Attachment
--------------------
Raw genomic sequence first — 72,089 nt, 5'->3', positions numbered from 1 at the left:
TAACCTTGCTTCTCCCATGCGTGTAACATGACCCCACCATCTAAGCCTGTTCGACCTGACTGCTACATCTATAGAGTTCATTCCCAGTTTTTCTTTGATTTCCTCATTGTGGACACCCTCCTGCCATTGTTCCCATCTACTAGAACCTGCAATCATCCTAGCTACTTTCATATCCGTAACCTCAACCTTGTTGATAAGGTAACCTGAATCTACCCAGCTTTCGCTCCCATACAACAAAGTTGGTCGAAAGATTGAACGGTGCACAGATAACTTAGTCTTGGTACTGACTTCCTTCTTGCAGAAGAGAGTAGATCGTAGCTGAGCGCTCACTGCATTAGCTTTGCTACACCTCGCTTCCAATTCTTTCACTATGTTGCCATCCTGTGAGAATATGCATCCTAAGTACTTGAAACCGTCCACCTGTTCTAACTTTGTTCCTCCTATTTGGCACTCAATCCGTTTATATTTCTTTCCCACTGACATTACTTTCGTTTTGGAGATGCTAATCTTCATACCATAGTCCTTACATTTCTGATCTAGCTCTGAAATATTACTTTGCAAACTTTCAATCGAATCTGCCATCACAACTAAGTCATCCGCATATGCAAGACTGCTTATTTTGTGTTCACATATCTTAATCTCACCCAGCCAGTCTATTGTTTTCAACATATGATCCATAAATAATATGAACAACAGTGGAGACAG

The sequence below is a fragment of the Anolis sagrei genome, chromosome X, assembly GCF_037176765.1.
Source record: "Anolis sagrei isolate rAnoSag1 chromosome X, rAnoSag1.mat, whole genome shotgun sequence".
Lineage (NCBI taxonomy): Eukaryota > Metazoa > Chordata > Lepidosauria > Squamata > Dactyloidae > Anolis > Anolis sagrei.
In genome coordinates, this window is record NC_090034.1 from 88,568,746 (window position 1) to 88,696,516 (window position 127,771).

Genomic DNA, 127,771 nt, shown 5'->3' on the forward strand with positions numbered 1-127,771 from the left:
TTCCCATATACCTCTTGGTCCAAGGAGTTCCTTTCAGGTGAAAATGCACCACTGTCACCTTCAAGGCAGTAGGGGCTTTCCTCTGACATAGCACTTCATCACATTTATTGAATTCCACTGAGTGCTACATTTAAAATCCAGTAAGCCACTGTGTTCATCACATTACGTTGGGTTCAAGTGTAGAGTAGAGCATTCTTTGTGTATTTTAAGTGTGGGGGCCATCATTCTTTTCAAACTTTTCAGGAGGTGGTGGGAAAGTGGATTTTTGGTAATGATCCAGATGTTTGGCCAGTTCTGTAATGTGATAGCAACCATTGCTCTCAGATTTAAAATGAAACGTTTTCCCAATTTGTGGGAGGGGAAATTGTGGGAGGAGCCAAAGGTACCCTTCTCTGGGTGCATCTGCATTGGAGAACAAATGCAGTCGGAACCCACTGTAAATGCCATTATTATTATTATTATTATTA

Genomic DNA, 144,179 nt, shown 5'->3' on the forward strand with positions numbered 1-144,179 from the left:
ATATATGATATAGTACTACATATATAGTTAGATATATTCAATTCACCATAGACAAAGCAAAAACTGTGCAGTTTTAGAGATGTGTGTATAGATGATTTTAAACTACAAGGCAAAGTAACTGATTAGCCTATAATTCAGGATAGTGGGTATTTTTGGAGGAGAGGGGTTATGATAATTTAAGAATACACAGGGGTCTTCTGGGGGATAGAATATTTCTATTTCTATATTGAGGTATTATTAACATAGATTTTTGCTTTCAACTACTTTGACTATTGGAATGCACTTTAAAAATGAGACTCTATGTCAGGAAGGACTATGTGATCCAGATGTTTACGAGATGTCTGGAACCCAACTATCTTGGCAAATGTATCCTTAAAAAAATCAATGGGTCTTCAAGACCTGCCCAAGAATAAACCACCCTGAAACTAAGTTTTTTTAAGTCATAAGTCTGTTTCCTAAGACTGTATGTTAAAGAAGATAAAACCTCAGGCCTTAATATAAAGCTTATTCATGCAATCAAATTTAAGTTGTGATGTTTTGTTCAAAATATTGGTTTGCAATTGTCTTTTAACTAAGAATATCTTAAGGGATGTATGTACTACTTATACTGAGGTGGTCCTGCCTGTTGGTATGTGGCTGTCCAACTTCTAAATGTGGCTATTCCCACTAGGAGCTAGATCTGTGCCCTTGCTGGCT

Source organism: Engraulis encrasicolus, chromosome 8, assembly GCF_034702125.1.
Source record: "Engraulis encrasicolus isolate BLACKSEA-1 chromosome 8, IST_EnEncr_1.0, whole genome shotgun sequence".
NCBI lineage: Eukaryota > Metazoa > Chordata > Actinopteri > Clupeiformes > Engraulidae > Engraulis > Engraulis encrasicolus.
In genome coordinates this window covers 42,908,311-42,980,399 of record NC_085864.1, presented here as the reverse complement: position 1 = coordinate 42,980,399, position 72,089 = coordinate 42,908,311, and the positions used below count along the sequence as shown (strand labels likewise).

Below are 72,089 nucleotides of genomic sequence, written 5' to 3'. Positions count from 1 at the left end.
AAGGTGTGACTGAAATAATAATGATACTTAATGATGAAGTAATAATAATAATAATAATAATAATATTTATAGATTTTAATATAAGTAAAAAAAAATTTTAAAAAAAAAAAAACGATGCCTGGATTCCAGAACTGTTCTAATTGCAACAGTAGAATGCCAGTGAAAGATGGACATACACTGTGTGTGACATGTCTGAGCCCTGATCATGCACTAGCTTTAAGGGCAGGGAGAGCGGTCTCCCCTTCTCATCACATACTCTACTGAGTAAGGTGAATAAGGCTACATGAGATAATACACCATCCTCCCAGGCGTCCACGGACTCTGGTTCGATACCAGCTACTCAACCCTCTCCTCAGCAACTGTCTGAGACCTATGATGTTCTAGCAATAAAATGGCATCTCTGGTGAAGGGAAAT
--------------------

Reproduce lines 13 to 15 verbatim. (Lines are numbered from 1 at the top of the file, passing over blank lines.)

NCBI lineage: Eukaryota > Metazoa > Chordata > Actinopteri > Clupeiformes > Engraulidae > Engraulis > Engraulis encrasicolus.
In genome coordinates this window covers 42,908,311-42,980,399 of record NC_085864.1, presented here as the reverse complement: position 1 = coordinate 42,980,399, position 72,089 = coordinate 42,908,311, and the positions used below count along the sequence as shown (strand labels likewise).

Below are 72,089 nucleotides of genomic sequence, written 5' to 3'. Positions count from 1 at the left end.